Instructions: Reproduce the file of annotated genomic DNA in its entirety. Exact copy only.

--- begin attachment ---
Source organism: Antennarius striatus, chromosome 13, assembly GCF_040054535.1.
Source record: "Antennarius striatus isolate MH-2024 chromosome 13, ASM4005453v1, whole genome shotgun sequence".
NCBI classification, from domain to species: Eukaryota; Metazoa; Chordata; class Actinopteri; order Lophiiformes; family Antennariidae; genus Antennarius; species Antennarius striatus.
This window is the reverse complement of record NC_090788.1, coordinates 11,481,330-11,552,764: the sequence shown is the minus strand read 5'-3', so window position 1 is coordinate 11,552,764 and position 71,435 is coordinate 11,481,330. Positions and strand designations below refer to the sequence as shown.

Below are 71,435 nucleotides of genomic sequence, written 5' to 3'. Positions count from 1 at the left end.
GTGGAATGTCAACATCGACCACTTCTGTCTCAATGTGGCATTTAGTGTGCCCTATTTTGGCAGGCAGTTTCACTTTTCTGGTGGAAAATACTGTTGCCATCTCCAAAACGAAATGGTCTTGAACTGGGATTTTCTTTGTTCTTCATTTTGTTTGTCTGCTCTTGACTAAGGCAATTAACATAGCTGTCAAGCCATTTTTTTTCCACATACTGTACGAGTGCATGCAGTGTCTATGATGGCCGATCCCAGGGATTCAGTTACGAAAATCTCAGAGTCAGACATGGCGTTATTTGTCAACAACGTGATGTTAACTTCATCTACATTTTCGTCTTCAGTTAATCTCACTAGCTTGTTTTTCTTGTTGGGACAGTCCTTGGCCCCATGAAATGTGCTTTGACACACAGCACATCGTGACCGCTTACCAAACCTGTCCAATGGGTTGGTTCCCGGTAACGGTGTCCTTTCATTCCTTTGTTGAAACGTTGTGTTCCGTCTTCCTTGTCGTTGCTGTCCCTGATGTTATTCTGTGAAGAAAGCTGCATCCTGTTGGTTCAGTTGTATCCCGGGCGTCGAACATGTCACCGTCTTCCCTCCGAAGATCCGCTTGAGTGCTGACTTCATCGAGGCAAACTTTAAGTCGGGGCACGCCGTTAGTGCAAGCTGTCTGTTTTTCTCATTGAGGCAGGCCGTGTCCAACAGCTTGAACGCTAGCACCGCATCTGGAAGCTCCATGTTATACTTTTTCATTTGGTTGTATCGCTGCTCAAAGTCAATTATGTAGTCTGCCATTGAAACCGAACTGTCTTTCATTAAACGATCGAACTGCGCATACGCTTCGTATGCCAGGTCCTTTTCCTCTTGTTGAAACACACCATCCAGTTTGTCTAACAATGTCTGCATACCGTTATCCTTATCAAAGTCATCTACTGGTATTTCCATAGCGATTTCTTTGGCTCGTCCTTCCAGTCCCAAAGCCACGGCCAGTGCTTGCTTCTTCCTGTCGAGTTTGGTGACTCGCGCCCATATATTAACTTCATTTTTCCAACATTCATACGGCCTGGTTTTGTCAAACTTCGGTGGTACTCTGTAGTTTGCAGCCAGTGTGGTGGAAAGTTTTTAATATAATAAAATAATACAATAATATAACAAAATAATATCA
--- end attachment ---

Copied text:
Source organism: Antennarius striatus, chromosome 13, assembly GCF_040054535.1.
Source record: "Antennarius striatus isolate MH-2024 chromosome 13, ASM4005453v1, whole genome shotgun sequence".
NCBI classification, from domain to species: Eukaryota; Metazoa; Chordata; class Actinopteri; order Lophiiformes; family Antennariidae; genus Antennarius; species Antennarius striatus.
This window is the reverse complement of record NC_090788.1, coordinates 11,481,330-11,552,764: the sequence shown is the minus strand read 5'-3', so window position 1 is coordinate 11,552,764 and position 71,435 is coordinate 11,481,330. Positions and strand designations below refer to the sequence as shown.

Below are 71,435 nucleotides of genomic sequence, written 5' to 3'. Positions count from 1 at the left end.
GTGGAATGTCAACATCGACCACTTCTGTCTCAATGTGGCATTTAGTGTGCCCTATTTTGGCAGGCAGTTTCACTTTTCTGGTGGAAAATACTGTTGCCATCTCCAAAACGAAATGGTCTTGAACTGGGATTTTCTTTGTTCTTCATTTTGTTTGTCTGCTCTTGACTAAGGCAATTAACATAGCTGTCAAGCCATTTTTTTTCCACATACTGTACGAGTGCATGCAGTGTCTATGATGGCCGATCCCAGGGATTCAGTTACGAAAATCTCAGAGTCAGACATGGCGTTATTTGTCAACAACGTGATGTTAACTTCATCTACATTTTCGTCTTCAGTTAATCTCACTAGCTTGTTTTTCTTGTTGGGACAGTCCTTGGCCCCATGAAATGTGCTTTGACACACAGCACATCGTGACCGCTTACCAAACCTGTCCAATGGGTTGGTTCCCGGTAACGGTGTCCTTTCATTCCTTTGTTGAAACGTTGTGTTCCGTCTTCCTTGTCGTTGCTGTCCCTGATGTTATTCTGTGAAGAAAGCTGCATCCTGTTGGTTCAGTTGTATCCCGGGCGTCGAACATGTCACCGTCTTCCCTCCGAAGATCCGCTTGAGTGCTGACTTCATCGAGGCAAACTTTAAGTCGGGGCACGCCGTTAGTGCAAGCTGTCTGTTTTTCTCATTGAGGCAGGCCGTGTCCAACAGCTTGAACGCTAGCACCGCATCTGGAAGCTCCATGTTATACTTTTTCATTTGGTTGTATCGCTGCTCAAAGTCAATTATGTAGTCTGCCATTGAAACCGAACTGTCTTTCATTAAACGATCGAACTGCGCATACGCTTCGTATGCCAGGTCCTTTTCCTCTTGTTGAAACACACCATCCAGTTTGTCTAACAATGTCTGCATACCGTTATCCTTATCAAAGTCATCTACTGGTATTTCCATAGCGATTTCTTTGGCTCGTCCTTCCAGTCCCAAAGCCACGGCCAGTGCTTGCTTCTTCCTGTCGAGTTTGGTGACTCGCGCCCATATATTAACTTCATTTTTCCAACATTCATACGGCCTGGTTTTGTCAAACTTCGGTGGTACTCTGTAGTTTGCAGCCAGTGTGGTGGAAAGTTTTTAATATAATAAAATAATACAATAATATAACAAAATAATATCA